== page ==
KYIV, UKRAINE (Metro Rail News): Infrastructure Minister Vladyslav Krikliy on Monday said that the construction process will begin on the first part of a 2,000 kilometer network of high-speed railway tracks across Ukraine, reported Kyiv post.
The project envisages a speed of up to 250km/hr, accomplishing the journey in “three to four hours” once the network gets ready to use, said the President Volodymyr Zelensky during his opening remarks at the All-Ukrainian Forum Ukrainian 30.
Currently, Intercity high-speed trains take 14 hours to complete the 1,000-kilometer trip between Lviv and Kharkiv. The highest speed of such types of trains is 160 km/hr.
The initial step in this project will be to set-up a high-speed track of 80 km from the Polish border to western Lviv’s Sknyliv station, near the Lviv airport. This would pave the way for travel to and from Poland without adjournments at the border caused by the numerous gauge of European and Ukrainian railways.
Deputy chairman of the supervisory board of Ukrzaliznytsia, Oleg Zhuravlov, said that similar projects would cost $1 billion which Ukrzaliznytsia does not have.
“This project is absolutely realistic for Ukraine. But not without financing from the state and international investment,” added Zhuravlov.
He emphasised that this project is important for Ukraine.
Ukraine’s high-speed rail network would enable the trains operating between the Kyiv-Lviv-Polish border, from Kyiv to Odesa, between Kyiv and Kharkiv and along the Kyiv-Dnipro-Zaporizhia line.
“For the first time in 30 years, a sum of Hr 4 billion has been allocated from the state budget to improve passenger service, including 100 new train carriages, electrification, and a high-speed rail,” said the Infrastructure Minister Krikliy.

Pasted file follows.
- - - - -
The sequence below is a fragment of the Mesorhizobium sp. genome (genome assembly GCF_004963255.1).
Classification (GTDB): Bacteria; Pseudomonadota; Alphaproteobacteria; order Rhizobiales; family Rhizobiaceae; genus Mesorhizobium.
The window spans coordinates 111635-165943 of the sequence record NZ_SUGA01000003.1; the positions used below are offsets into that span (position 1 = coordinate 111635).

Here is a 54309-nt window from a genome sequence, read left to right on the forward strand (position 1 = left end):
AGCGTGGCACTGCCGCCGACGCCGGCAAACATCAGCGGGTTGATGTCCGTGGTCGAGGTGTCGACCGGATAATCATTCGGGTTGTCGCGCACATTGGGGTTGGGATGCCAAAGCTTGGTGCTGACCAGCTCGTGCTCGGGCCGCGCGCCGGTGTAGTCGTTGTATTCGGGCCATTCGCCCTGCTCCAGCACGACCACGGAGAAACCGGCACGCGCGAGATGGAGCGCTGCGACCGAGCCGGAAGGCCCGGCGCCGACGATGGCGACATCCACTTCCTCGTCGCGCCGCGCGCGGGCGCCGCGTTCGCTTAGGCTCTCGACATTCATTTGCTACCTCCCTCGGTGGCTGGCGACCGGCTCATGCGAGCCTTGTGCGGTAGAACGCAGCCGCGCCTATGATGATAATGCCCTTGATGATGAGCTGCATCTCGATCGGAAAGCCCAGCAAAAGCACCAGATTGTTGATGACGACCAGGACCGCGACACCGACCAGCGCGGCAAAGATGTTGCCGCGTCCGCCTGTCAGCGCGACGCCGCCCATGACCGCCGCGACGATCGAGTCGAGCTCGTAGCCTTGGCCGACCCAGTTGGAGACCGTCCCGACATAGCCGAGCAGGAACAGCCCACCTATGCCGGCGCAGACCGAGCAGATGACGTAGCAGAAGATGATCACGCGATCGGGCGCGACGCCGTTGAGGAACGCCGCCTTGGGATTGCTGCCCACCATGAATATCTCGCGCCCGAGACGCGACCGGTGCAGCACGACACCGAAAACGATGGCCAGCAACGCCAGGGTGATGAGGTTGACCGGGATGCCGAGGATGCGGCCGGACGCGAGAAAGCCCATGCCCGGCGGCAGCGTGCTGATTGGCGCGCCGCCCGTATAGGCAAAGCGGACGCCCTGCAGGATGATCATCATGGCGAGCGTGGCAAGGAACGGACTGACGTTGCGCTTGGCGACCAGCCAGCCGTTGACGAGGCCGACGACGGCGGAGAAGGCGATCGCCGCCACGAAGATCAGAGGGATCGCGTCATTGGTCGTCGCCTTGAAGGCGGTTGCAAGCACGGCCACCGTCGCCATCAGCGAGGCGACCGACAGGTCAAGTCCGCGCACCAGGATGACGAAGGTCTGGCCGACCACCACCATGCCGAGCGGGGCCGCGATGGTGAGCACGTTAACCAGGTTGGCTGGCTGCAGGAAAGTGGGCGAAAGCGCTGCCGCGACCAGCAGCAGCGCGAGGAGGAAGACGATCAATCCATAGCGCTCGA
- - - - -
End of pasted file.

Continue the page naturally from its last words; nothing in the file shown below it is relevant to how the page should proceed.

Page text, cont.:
Much of Ukraine’s 40,000 kilometers of passenger and freight train railways have been dilapidated.
Transport comprises nearly 6% of Ukraine’s GDP.
Krikliy stated, “Improving infrastructure in several areas has a much greater multiplier effect than in one. That is why it is important to develop them.”
“Perhaps 2014 and the war would have never happened. When people communicate, when they are stitched together by railways, it is a completely different country,” Krikliy further said.
South Korea’s Hyundai Corporation plans to execute the project
Ukraine’s relationship with Hyundai has not been on good terms in the past.
Hyundai contemplates starting negotiations with South Korea’s government and multilateral lenders to gain financing in its hands for a major part of track construction and for 10 high speed trains, according to Eun Soo Choi, Hyundai’s vice president for commercial transport.
“We are ready to provide financing for several projects,” said Choi.
He added that Hyundai will set aside $2 million for a pre-feasibility study for the high-speed rail network.
In 2012, Ukraine procured 10 high-speed intercity electric trains manufactured by Hyundai Rotem, the South Korean company’s rolling stock manufacturing unit. Ukraine had spent $30 million for each train.
Post non-operations due to weather conditions in Ukraine, Ukraine’s state-owned railway monopoly Ukrzaliznytsia had taken off all high-speed intercity routes on the 10 Hyundai trains in February, 2014.
Hyundai had confronted the series of warnings regarding penalties from Ukrainian government and then paid for repairs and the high-speed trains restarted service by the end of the summer of 2014.
As of today, all 10 Hyundai Intercity high-speed trains run on three different routes.
Amidst all the chaos between each other, Ukraine’s government bought two high-speed trains from the Ukrainian company Kryukiv Trains, including them to the intercity train inventory.
Since 2012, these trains have been on track. However, without any market demand for them, they were unproductive until the purchase in 2014.